Wednesday, January 19, 2022

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Groups representing young people in Montana hope to stop a slate of election laws from going into effect before a June primary; Texas falls short on steps to prevent the next winter power outage.

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Democrats get voting rights legislation to Senate floor; Sec. of State Antony Blinken heads to Ukraine; a federal appeals court passes along a challenge to Texas' abortion ban.

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New website profiles missing and murdered Native Americans; more support for young, rural Minnesotans who've traded sex for food, shelter, drugs or alcohol; more communities step up to solve "period poverty;" and find your local gardener - Jan. 29 is National Seed Swap Day.

Groups Warn TN Could Become Dumping Ground for Dangerous Cars

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Monday, January 22, 2018   

NASHVILLE, Tenn. – There's one more reason to read the fine print when buying your next car in Tennessee.

A new law in the Volunteer State allows used car dealers to sell vehicles that are under a safety recall, as long as the buyer signs a disclosure form.

The Motor Vehicle Recall and Disclosure Act is the first and only one of its kind in the country – after similar bills failed in four other states.

Andy Spears, executive director of Tennessee Citizen Action, is concerned about the potential impact on consumers.

"Dealers are incentivized to send their cars they know are dangerous to Tennessee, because if you're making a car deal and you can convince someone to sign this form, and there's no requirement that this has to be done at any time in the process,” Spears states. “After you've already agreed to everything and you've worked out the financing – and then, they hand you a form and say, 'Yes, sign this form' – and most people don't read those documents."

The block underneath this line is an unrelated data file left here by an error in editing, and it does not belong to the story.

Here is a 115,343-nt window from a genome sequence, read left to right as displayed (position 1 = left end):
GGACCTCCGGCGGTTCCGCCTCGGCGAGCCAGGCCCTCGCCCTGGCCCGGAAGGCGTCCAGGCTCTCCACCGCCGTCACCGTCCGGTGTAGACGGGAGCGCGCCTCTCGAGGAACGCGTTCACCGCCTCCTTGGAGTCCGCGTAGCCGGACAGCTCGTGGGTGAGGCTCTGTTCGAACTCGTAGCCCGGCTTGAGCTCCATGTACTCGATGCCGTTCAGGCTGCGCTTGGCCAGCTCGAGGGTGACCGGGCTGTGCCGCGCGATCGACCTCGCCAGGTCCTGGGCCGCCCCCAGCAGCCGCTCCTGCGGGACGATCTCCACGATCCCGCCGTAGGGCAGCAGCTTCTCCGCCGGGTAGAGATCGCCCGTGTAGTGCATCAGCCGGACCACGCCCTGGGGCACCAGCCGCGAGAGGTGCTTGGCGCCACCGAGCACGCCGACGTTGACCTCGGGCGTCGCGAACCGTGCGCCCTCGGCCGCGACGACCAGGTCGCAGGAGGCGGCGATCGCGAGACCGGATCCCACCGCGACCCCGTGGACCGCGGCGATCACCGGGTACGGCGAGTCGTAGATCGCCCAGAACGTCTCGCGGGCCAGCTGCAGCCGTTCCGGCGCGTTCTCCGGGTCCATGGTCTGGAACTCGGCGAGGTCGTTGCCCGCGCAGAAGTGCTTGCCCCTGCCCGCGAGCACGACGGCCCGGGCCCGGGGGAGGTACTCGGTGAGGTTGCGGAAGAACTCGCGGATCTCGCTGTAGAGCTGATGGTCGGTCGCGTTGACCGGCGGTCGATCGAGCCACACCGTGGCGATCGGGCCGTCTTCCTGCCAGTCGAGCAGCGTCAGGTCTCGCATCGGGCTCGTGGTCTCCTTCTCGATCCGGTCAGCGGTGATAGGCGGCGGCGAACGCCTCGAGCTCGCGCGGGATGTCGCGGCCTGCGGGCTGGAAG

Spears says his isn't the only group concerned that the state will become a dumping ground for dealers in other states to send cars they're unable to sell.

He cites the Takata airbag recall as one example of serious potential problems. It affects more than 1 million cars.

But the Tennessee Automotive Association supports the new law, and points out it does require dealers to notify consumers about recalls.

While many people may opt not to sign such paperwork and buy a car they know is under recall, Spears says some may have no other choice.

"You're on the lot with a car dealer, and maybe you can walk away from the deal if you have resources,” he points out. “But if you need a car to get to work and you don't have a whole lot of money, and someone is willing to sell you this car, maybe you'll sign the form because your options are limited. Your ability to travel from dealer to dealer is limited.

“So definitely, lower-income consumers are the most likely to be punished by this law."

Supporters of the law say dealers should still be able to sell cars that otherwise will work properly after undergoing the recall repairs.

Spears says anyone considering a used car purchase should also run the vehicle's VIN number through the database safercar.gov.





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